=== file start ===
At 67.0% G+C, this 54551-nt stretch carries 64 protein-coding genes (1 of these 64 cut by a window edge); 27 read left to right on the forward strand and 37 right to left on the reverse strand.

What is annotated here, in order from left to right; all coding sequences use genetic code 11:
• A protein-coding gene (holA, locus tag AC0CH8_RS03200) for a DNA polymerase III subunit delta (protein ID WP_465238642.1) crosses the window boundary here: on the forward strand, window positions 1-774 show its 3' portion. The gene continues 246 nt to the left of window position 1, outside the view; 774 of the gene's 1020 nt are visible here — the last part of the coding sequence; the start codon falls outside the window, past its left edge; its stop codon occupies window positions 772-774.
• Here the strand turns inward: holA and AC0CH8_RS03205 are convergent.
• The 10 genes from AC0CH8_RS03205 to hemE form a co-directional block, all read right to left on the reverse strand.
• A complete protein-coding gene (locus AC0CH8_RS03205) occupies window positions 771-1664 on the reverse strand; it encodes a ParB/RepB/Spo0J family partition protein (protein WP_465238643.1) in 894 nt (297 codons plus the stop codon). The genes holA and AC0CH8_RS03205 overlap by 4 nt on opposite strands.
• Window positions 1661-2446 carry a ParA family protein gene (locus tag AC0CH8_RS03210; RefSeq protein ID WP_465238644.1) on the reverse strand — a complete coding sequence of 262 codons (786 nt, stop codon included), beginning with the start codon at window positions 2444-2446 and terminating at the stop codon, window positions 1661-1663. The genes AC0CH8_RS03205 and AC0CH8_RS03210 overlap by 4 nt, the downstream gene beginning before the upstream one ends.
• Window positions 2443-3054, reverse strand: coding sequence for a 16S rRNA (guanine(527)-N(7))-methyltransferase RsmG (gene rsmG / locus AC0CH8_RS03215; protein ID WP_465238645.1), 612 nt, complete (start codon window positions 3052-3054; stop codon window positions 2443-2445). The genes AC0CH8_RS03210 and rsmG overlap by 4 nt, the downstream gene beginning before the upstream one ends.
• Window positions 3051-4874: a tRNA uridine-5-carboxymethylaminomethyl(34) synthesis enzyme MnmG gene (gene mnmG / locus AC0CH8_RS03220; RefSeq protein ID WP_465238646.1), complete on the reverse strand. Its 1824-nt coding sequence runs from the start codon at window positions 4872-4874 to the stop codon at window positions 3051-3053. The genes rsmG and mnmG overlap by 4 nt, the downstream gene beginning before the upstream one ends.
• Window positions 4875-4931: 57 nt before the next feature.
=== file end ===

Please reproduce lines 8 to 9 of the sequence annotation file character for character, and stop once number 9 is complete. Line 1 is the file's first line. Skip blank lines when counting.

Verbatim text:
• Window positions 2443-3054, reverse strand: coding sequence for a 16S rRNA (guanine(527)-N(7))-methyltransferase RsmG (gene rsmG / locus AC0CH8_RS03215; protein ID WP_465238645.1), 612 nt, complete (start codon window positions 3052-3054; stop codon window positions 2443-2445). The genes AC0CH8_RS03210 and rsmG overlap by 4 nt, the downstream gene beginning before the upstream one ends.
• Window positions 3051-4874: a tRNA uridine-5-carboxymethylaminomethyl(34) synthesis enzyme MnmG gene (gene mnmG / locus AC0CH8_RS03220; RefSeq protein ID WP_465238646.1), complete on the reverse strand. Its 1824-nt coding sequence runs from the start codon at window positions 4872-4874 to the stop codon at window positions 3051-3053. The genes rsmG and mnmG overlap by 4 nt, the downstream gene beginning before the upstream one ends.